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Will I keep the house in my divorce if I have the kids?
While the court prefer to keep children in the family home after a divorce, this isn't always the case. There are lots of factors that influence this decision.
If you’re in the midst of a divorce, you’ve probably had to discuss splitting your shared assets. It’s here that most homeowners realise that their biggest asset is the family house. This can make it hard to decide what to do with it, especially when there are children involved. That’s why here at We Buy Any House, we decided to pull together some information to try and make things a little easier for you.
Having joint ownership to your property means that you cannot be forced to leave by your ex-partner – unless there is a court order demanding that you do so. You have rights even if you’re not legally an owner on the paperwork of the house too, so if you’re worried that you’re going to be forced to leave, you don’t need to be. You’ve just as much a right to stay in the house as your ex. You both need to decide what to do with the house as civilly as you can.
We’re both on the mortgage, do I still have to pay?
Legally, you should still both be contributing to the mortgage. You can make an agreement between you, however, to change the percentages to reflect who is still in the house. For example, if you are still living in the property with your children, and your partner has moved out, they could request to pay a lesser percentage than you as they’re not currently residing in the property. This is for the two of you to decide what’s fair and what’s affordable, and try to come to an agreement that suits you both if you can.
What about the children?
In any divorce, the welfare of any children under the age of 18 is a priority. This usually means that, wherever possible, a judge will decree that they are to stay in the family house to reduce any disruption and hardship that they may face with their parents going through a divorce. This may differ if the house isn’t deemed a safe environment for them to live in, or if the parent that has sole custody cannot afford the house on their own.
What do the courts consider?
A judge will consider several different aspects when it comes to deciding what happens with the house, such as –
The income, earning capacity, property and financial resources that each partner has and what they’re likely to have in the foreseeable future
The financial needs, obligations and responsibilities that each partner has and is expected to have
The standard of living before the breakdown of the marriage
The age of each partner and the duration of the marriage
Any physical or mental disability that either partner may have
The contributions made to the welfare of the family- not just financial but the care of the family and raising of the children will also be considered
The conduct of each partner through the divorce proceedings
The value that each partner faces to lose in the divorce.
What could the court decide?
There are a few different outcomes that you could face, including –
You are instructed to sell the property and split the proceeds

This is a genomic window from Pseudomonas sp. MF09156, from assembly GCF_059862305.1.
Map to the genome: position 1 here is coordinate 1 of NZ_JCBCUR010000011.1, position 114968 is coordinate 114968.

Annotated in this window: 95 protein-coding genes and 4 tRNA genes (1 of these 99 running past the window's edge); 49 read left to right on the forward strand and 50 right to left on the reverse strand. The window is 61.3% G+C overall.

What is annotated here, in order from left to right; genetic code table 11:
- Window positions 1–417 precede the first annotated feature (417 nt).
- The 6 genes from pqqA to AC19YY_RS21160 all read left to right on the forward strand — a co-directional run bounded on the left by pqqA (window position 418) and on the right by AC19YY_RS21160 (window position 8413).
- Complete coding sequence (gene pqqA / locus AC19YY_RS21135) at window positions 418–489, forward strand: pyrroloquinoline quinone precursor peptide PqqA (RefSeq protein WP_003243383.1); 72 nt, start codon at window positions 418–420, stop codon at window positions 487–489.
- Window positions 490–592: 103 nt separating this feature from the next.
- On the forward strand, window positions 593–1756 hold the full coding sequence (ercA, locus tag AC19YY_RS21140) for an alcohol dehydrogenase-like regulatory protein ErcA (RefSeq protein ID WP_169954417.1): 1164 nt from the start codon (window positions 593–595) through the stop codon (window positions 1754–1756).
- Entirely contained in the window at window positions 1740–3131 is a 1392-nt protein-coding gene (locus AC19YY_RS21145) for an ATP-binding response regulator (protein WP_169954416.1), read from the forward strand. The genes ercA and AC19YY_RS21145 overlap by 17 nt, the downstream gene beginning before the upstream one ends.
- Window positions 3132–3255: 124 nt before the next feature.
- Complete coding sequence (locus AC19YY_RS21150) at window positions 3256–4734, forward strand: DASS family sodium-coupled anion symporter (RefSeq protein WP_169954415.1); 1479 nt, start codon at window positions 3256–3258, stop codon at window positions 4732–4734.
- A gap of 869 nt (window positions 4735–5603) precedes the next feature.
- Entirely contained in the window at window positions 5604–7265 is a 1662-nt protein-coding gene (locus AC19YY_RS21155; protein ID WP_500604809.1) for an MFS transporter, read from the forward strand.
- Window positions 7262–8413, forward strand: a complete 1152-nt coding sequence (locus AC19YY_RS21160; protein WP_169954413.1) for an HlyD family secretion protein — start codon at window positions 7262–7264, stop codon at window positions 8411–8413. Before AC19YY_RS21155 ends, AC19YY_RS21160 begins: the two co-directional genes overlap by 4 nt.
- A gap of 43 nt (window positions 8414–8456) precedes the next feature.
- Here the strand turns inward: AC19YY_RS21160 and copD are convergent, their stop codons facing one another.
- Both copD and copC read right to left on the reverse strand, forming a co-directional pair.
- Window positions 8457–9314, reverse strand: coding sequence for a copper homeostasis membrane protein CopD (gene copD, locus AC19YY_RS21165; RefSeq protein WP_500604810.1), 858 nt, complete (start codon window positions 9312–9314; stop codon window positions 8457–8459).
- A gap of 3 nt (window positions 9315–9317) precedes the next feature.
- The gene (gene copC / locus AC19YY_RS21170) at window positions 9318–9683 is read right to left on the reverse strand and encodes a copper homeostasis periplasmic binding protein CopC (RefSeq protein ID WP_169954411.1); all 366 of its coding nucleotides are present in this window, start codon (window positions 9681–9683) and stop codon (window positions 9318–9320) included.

One partner is to be transferred full, legal ownership of the property
The sale of the house is postponed until a specific time, for example, the children turn 18 (a mecher order).
When there are children involved, the court will also consider child custody. The idea is that by keeping the children in the family household, it can minimise the disruption that children often suffer in a divorce. However, it’s essential to know that while it’s often the case that the primary caregiver is awarded the rights to the house, it isn’t always the case.
What about the mortgage payments?
The partner that’s leaving the property will tend to want to be taken off the mortgage documents, allowing themselves to buy another property elsewhere. If the partner that is staying in the house with the children can’t afford the mortgage payments on their own, a certain amount is usually added to the Spousal Maintenance Payments to ensure that the mortgage costs are covered.
What else gets considered?
Other things that will be taken into consideration are –
The reasonable housing needs of the partners (including the children dependant on them)
The income and the capital of each partner
The affordability of each partner maintaining the house on their own.
It’s imperative to remember that every divorce is different, and the outcome is very rarely guaranteed. Make sure that you get sound legal advice so you know exactly what you should be trying to achieve and what’s realistic for your case.
Do I have to go through the courts?
You’re encouraged to find a solution yourselves rather than going through the court wherever possible, as court can be a long, costly and aggressive process. Finding a resolution through mediation can be much more relaxed and calmer for both parties, allowing more peace.
Will I lose everything if I’m not the primary caregiver?
If your ex-partner has custody of the children, you can still agree to sell the house and split the proceeds if neither of you can afford the house alone, or if the sale will allow you both to buy something elsewhere.
While dealing with a divorce can be some of the hardest times in your life, we try to do what we can to make it that bit easier for you. If you’re looking to sell your house after a divorce in a quick and easy sale, get in touch with us today and see what we can do. We give free quotes for any property and aim to find a time frame to suit you for your sale.
We buy any home in as little as 7 days, or timescales to suit you. Head to our website for more information.